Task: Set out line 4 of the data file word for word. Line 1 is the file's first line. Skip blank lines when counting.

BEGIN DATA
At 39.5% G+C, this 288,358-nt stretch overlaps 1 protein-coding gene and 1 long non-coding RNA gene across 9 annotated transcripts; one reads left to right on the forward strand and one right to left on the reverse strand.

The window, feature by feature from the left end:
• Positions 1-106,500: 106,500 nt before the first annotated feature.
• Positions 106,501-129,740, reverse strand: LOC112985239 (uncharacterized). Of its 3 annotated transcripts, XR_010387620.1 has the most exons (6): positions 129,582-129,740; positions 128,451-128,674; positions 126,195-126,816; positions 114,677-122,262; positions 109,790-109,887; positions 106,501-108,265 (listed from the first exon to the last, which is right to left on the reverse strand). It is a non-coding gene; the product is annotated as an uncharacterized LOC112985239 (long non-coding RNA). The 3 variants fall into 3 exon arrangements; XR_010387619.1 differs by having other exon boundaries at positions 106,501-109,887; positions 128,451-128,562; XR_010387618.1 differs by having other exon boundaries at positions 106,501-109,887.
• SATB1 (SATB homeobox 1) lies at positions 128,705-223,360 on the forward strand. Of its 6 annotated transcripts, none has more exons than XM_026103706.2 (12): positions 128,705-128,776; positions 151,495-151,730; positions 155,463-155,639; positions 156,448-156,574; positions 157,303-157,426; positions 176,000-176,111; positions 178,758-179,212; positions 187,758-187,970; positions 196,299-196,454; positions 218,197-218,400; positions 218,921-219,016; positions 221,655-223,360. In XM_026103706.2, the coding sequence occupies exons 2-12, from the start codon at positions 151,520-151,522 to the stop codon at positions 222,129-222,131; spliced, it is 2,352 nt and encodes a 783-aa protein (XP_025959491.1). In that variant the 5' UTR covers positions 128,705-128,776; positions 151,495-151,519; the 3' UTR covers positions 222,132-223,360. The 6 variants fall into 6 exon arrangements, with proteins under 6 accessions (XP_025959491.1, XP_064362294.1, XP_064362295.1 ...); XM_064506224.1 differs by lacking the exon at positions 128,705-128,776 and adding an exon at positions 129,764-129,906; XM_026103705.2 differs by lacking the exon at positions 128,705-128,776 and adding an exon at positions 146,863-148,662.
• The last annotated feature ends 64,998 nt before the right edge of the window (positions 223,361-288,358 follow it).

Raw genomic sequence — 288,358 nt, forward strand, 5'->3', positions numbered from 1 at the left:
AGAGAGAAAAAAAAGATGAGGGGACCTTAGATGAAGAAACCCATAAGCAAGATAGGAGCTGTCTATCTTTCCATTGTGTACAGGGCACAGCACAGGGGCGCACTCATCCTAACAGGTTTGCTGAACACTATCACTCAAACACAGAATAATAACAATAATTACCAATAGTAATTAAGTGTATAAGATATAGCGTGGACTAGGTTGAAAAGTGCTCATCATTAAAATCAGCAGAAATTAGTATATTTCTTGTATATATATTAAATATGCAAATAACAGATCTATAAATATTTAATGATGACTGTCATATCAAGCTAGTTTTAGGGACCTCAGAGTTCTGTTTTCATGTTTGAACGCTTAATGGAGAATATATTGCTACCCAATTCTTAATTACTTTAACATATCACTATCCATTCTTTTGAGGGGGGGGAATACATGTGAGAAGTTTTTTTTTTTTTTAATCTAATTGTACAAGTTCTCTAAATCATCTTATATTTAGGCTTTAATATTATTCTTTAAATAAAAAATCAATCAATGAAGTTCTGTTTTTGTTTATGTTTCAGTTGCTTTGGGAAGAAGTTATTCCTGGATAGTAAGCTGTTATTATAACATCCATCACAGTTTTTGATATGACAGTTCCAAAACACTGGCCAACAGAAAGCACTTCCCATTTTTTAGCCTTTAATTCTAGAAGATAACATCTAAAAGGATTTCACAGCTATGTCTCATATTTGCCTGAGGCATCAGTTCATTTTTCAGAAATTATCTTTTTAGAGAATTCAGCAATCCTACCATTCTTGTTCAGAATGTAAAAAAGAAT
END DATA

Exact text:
• Positions 106,501-129,740, reverse strand: LOC112985239 (uncharacterized). Of its 3 annotated transcripts, XR_010387620.1 has the most exons (6): positions 129,582-129,740; positions 128,451-128,674; positions 126,195-126,816; positions 114,677-122,262; positions 109,790-109,887; positions 106,501-108,265 (listed from the first exon to the last, which is right to left on the reverse strand). It is a non-coding gene; the product is annotated as an uncharacterized LOC112985239 (long non-coding RNA). The 3 variants fall into 3 exon arrangements; XR_010387619.1 differs by having other exon boundaries at positions 106,501-109,887; positions 128,451-128,562; XR_010387618.1 differs by having other exon boundaries at positions 106,501-109,887.